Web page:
Abstract: The current study examined the efficiency of and preference for computer-assisted and person-based instruction for tact training for children with autism. First, we compared the number of sessions to mastery during computer-assisted (CAI) and person-based (1:1) instruction within an adapted alternating treatments design. We also measured participants attending during both instructional formats. Brenna’s results indicated that she mastered tacts in fewer sessions and displayed higher levels of attending during 1:1 instruction. Eric mastered tacts in the CAI condition only, although he had high levels of attending in both conditions. Dan also mastered tacts in fewer sessions in the 1:1 condition. Dan displayed high levels of attending in both conditions. In a second experiment, we evaluated the participant’s preference for a format of instruction, when given the option of selecting between 1:1, CAI, and distracter card (Brenna and Dan only). Brenna’s and Dan’s results showed that they selected an intervention that was ineffective for teaching the targeted skills. Dan’s results suggested that CAI was the most preferred form of instruction, and he master the target stimuli while maintaining high levels of attending during CAI. We will discuss the implications of our findings for clinical practice and suggest future areas of research.

The Evaluation of the Efficiency of Prompt Only and Prompt Plus Instructive Feedback Procedures in Teaching Children with Autism Categorical Relations

JUSTINE HENRY (Florida International University), Alison M. Betz (Florida Institute of Technology), Natasha Sturkie (Florida Institute of Technology), Katrina L. Bartell (Scott Center for Autism Treatment at Florida Institute of Technology)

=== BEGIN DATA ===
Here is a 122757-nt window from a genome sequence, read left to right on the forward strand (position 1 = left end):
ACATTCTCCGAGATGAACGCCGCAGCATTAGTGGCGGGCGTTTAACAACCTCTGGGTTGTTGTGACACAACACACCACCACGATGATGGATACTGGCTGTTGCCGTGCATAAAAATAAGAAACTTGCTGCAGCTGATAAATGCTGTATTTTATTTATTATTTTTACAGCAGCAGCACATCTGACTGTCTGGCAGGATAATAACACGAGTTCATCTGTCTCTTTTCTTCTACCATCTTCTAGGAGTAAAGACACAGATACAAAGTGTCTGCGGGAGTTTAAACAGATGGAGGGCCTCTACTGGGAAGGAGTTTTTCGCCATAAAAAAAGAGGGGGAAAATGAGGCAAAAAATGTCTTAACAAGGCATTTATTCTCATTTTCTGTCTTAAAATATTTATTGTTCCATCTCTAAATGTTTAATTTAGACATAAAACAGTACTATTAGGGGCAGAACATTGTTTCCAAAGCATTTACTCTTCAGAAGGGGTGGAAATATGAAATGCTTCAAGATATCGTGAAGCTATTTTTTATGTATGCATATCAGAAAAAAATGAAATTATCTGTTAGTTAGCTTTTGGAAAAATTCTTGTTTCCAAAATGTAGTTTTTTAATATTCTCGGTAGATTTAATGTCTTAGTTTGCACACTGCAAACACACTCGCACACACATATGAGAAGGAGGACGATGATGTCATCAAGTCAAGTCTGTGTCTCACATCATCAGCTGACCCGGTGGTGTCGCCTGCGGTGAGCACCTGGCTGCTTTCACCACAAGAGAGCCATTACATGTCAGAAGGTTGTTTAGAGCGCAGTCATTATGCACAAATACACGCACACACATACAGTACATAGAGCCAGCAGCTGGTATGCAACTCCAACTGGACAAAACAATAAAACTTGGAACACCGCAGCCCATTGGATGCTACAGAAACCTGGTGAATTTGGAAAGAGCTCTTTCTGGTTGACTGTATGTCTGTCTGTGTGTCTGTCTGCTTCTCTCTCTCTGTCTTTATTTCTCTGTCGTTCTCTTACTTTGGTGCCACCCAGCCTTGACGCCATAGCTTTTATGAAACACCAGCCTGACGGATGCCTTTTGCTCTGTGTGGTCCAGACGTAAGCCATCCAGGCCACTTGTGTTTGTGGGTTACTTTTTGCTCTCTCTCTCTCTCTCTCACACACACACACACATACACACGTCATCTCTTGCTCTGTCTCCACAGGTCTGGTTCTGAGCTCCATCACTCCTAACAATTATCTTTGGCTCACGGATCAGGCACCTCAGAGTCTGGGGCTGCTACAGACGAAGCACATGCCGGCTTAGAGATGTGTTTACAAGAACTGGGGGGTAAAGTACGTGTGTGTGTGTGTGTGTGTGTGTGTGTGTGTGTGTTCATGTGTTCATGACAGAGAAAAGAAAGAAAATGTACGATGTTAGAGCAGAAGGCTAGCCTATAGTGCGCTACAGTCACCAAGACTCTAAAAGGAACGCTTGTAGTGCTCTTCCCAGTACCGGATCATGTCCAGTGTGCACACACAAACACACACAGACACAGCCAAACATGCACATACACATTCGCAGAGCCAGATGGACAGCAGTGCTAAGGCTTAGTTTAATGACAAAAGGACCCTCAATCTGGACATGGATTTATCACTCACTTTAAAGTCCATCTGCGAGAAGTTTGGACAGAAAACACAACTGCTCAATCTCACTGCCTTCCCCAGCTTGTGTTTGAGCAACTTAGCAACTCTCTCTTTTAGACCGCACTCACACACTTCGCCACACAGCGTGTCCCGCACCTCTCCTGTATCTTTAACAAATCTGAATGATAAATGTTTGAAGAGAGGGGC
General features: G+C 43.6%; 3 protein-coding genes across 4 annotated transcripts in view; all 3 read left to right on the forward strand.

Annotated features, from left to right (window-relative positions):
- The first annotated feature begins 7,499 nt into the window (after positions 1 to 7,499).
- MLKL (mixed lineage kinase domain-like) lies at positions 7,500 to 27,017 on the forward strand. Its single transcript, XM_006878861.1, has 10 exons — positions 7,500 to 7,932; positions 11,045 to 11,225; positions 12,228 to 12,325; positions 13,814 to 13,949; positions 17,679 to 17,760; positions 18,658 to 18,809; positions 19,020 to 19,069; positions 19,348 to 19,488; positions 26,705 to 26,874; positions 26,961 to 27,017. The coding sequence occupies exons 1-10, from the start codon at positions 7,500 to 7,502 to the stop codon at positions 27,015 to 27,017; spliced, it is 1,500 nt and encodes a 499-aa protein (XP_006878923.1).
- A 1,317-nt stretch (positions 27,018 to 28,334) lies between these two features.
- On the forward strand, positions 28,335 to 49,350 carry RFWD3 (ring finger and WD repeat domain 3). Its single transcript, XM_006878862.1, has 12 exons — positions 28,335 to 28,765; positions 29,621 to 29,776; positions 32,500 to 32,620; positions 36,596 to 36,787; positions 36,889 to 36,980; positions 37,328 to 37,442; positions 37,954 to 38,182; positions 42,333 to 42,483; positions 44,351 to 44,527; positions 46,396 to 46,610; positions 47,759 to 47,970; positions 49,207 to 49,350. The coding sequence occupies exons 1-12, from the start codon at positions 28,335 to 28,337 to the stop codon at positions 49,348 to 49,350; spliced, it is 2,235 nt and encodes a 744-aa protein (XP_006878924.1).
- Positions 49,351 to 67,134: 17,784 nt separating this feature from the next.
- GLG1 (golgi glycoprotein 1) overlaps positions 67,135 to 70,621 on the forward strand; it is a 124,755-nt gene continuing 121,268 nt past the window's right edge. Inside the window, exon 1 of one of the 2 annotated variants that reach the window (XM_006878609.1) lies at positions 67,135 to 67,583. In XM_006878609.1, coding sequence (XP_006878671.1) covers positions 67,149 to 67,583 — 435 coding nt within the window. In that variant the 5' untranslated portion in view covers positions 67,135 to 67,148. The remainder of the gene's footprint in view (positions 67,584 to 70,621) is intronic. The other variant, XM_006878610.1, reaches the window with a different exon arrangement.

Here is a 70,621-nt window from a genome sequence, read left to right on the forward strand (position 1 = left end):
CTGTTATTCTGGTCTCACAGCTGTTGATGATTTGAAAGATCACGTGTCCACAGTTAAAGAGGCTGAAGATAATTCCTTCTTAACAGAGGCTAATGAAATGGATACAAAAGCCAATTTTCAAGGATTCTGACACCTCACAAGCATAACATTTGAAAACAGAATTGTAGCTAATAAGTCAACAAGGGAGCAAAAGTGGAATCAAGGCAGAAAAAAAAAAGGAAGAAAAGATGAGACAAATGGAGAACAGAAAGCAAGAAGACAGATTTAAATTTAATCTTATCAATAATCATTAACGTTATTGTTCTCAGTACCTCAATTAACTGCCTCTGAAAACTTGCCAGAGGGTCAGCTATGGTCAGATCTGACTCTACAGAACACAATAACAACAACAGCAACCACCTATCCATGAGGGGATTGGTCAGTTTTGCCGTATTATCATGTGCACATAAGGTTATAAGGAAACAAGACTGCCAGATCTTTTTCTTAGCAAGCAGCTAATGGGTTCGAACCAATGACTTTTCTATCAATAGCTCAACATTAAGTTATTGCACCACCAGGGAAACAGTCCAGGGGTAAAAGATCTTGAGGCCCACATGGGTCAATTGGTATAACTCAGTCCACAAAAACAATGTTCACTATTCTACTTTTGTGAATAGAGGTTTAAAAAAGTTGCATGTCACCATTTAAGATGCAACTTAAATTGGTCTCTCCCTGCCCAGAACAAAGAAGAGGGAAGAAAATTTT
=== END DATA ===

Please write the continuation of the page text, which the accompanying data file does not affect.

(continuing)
Using a modified alternating treatments design, the present study compared the effects of a prompt only condition and a prompt plus instructive feedback (IF) condition on the emergence of several untrained category relations in 3 pre-school aged boys diagnosed with autism or other related disorders. A progressive time delay procedure was used to teach receptive identification of object, while probes for three untrained categorical skills (i.e., expressive identification of object, receptive identification of category, and intraverbal of category) were conducted every 2-3 teaching sessions. Results showed that for all participants the inclusion of one IF stimulus per target response was more efficient than standard teaching procedures as it a) promoted the emergence of multiple untrained skills without direct teaching, and/or b) primed participants to learn untrained skills faster once introduced for direct teaching.